However there are some serious issues with this defensive article. It points to a frivolous lawsuit in Oregon as evidence that some bishops are not allowed to report abuse, when in fact, clergy are mandatory reporters in Oregon:

      The most puzzling part of the article is when the author tries to argue that the church tried to stop the abuse by excommunicating the abuser, and then, almost in the same breath, claims that the abuser’s continued abuse for four years following the excommunication was not the church’s problem because he was no longer a member. So which is it? Is excommunication supposed to be a strategy to end abuse (albeit, clearly an ineffective one since the excommunication failed to stop an additional four years of abuse)? Or is excommunication a way to protect the church from liability by forcing abusers out so the church can claim itself blameless for the additional years of abuse they continue to perpetrate as nonmembers? And what of the woman and children in this family? They were not also excommunicated, so how is the church exempt from helping them after excommunicating the father?

      • My guess is that there’s probably 12,000 pages worth of information on this story that we’re not privy to–just like the case in West Virginia. Perhaps we’ll learn one day that the bishop in question should have reported the abuse–I don’t know. Looking at it from a distance it certainly seems like the right thing to do–and maybe at some point the church will make reporting mandatory in those places where it’s allowed. But if they do–then we’ll get fewer people confessing. And that’s one of the main purposes for keeping confessions confidential. It acts–in many instances–as sort of a stop gap for those who are doing something bad and don’t want to get caught. They might feel enough guilt to confess their actions to an ecclesiastical leader–that is, if they know they can trust them not to divulge their secret. Whereas, if they can’t trust them then they’ll continue with their destructive behavior without getting an opportunity for any kind of dissuasion.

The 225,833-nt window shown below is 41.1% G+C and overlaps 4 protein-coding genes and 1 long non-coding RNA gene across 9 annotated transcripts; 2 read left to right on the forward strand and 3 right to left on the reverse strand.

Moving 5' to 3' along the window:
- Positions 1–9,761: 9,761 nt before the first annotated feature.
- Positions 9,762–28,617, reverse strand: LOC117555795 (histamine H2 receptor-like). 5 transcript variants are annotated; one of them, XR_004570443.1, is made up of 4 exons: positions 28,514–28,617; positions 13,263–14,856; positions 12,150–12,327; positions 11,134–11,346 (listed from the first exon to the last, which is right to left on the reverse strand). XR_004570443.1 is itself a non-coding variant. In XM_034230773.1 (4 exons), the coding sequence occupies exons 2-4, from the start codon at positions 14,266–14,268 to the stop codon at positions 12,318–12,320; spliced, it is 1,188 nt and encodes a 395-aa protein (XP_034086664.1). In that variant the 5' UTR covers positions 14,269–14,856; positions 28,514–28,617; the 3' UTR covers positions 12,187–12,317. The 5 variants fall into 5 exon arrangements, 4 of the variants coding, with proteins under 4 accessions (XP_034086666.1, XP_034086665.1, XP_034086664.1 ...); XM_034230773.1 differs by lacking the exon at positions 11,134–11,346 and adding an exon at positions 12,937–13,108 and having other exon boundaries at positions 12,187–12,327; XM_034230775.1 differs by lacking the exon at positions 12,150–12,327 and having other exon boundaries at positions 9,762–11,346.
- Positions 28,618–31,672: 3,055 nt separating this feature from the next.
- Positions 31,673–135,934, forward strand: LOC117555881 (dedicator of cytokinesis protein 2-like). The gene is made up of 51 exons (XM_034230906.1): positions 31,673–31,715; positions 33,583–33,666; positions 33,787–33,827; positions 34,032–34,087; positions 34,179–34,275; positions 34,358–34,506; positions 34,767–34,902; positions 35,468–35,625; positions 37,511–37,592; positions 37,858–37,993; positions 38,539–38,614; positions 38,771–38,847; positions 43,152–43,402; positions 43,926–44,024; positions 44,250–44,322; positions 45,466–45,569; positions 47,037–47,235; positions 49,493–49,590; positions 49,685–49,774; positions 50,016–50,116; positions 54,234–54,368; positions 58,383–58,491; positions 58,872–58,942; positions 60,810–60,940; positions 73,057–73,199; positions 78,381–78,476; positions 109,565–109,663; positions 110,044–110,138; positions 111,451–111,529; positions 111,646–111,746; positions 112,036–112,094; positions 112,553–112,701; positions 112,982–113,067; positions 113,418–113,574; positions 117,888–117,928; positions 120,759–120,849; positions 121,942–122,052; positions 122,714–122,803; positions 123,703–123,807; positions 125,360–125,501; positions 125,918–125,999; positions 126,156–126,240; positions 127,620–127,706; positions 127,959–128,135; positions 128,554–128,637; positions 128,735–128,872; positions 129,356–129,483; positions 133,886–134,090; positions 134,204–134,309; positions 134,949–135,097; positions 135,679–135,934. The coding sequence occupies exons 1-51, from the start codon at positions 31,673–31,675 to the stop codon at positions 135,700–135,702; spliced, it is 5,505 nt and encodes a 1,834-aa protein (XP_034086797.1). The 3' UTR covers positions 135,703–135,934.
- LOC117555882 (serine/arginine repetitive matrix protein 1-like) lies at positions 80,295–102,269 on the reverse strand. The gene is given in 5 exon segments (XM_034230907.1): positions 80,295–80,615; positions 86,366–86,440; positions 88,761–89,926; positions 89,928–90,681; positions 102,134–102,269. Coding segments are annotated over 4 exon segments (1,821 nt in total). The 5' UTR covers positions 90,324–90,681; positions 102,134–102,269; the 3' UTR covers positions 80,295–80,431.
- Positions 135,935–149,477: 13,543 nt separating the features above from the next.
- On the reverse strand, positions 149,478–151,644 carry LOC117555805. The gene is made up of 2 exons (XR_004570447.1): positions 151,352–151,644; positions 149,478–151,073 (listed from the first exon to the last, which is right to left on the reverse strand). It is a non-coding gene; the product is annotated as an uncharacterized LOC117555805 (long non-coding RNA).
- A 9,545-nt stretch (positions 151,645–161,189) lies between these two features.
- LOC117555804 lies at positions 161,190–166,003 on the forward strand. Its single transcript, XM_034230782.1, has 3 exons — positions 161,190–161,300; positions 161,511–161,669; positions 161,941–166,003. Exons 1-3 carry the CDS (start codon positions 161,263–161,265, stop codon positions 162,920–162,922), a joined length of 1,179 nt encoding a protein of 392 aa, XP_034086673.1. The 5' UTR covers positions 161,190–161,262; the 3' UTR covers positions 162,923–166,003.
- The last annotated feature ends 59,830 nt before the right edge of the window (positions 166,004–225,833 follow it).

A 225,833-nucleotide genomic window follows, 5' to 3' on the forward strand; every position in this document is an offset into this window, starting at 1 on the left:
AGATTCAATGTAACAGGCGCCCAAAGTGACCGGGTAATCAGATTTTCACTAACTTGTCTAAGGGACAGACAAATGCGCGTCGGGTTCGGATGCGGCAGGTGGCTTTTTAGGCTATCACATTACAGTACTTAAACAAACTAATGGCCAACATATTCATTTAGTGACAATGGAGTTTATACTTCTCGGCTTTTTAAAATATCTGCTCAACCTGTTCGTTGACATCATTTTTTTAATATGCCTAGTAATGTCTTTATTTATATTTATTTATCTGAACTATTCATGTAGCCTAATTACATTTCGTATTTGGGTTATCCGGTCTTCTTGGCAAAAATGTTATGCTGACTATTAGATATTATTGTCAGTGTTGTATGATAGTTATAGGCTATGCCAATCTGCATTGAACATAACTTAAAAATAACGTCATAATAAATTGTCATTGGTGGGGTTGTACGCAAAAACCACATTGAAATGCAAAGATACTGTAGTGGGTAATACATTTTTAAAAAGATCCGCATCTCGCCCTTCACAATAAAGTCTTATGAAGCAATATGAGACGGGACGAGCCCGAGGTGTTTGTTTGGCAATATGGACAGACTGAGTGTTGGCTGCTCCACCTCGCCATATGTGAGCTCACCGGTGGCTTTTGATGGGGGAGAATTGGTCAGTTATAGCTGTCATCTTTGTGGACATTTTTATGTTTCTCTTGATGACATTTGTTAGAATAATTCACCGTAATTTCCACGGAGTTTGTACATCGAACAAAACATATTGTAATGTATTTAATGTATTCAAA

• I can’t fathom what could be in 12,000 pages of information that would change the fact that this bishop, the bishop after him, and however many men serving on the stake presidency and high council who were a part of the disciplinary council
          when the rapist was excommunicated did not report that a child and a baby were being raped.

          You theorize about the possibility of fewer people confessing in the future as justification for why the bishop and other men who knew about this abuse did not report it. How easy it is for you, someone who sounds like he hasn’t been raped, to have this theoretical discussion. I’m sure those two girls will totally understand that they had to endure being raped for years in case someone hypothetical person in the future might not confess something. What is the point of confession if nothing is done to protect people, in this case a CHILD and a BABY (I wouldn’t be surprised if the mom was raped as well) from unspeakable horror?

          • Jack, please provide proof for your statement that if we report we get fewer people confessing. And please provide an answer to the question: if abuse continues, what’s the point of confession? In this case, not only did the abuse continue for 7 years, but the pedophile included his infant daughter in the rapes.

            The LDS church actively blocks legislation that would expand mandatory reporting. The LDS church actively protects men who abuse even when they are named mandatory reporters.

            Know what “dissuades” abuse? Not having access to the children he raped. That would have dissuaded” the abuse.

          • “How easy it is for you, someone who sounds like he hasn’t been raped, to have this theoretical discussion.”